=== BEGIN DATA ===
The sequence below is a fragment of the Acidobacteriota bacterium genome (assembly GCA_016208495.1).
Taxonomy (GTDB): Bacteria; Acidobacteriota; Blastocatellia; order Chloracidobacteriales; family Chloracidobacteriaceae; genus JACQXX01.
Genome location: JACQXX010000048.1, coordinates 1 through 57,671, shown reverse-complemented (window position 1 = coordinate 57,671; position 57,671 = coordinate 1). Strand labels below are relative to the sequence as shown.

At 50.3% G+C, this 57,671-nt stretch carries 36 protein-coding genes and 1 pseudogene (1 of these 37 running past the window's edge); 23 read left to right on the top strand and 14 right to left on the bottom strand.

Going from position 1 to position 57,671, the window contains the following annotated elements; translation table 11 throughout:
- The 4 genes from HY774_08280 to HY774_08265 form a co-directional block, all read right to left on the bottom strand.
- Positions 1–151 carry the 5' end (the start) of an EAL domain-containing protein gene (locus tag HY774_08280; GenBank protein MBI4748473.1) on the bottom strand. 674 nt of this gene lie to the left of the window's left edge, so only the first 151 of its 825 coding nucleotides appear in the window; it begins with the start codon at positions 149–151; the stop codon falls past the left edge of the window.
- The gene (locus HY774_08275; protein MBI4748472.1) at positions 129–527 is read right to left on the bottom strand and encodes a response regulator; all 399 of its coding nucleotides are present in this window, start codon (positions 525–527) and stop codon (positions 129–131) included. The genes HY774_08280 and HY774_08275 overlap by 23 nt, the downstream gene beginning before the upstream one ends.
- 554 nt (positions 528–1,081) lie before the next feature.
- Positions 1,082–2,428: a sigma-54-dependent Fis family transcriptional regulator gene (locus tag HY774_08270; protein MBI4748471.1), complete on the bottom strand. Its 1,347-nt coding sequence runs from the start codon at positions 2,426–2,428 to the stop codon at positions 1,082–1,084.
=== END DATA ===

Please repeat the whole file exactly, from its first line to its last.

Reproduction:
The sequence below is a fragment of the Acidobacteriota bacterium genome (assembly GCA_016208495.1).
Taxonomy (GTDB): Bacteria; Acidobacteriota; Blastocatellia; order Chloracidobacteriales; family Chloracidobacteriaceae; genus JACQXX01.
Genome location: JACQXX010000048.1, coordinates 1 through 57,671, shown reverse-complemented (window position 1 = coordinate 57,671; position 57,671 = coordinate 1). Strand labels below are relative to the sequence as shown.

At 50.3% G+C, this 57,671-nt stretch carries 36 protein-coding genes and 1 pseudogene (1 of these 37 running past the window's edge); 23 read left to right on the top strand and 14 right to left on the bottom strand.

Going from position 1 to position 57,671, the window contains the following annotated elements; translation table 11 throughout:
- The 4 genes from HY774_08280 to HY774_08265 form a co-directional block, all read right to left on the bottom strand.
- Positions 1–151 carry the 5' end (the start) of an EAL domain-containing protein gene (locus tag HY774_08280; GenBank protein MBI4748473.1) on the bottom strand. 674 nt of this gene lie to the left of the window's left edge, so only the first 151 of its 825 coding nucleotides appear in the window; it begins with the start codon at positions 149–151; the stop codon falls past the left edge of the window.
- The gene (locus HY774_08275; protein MBI4748472.1) at positions 129–527 is read right to left on the bottom strand and encodes a response regulator; all 399 of its coding nucleotides are present in this window, start codon (positions 525–527) and stop codon (positions 129–131) included. The genes HY774_08280 and HY774_08275 overlap by 23 nt, the downstream gene beginning before the upstream one ends.
- 554 nt (positions 528–1,081) lie before the next feature.
- Positions 1,082–2,428: a sigma-54-dependent Fis family transcriptional regulator gene (locus tag HY774_08270; protein MBI4748471.1), complete on the bottom strand. Its 1,347-nt coding sequence runs from the start codon at positions 2,426–2,428 to the stop codon at positions 1,082–1,084.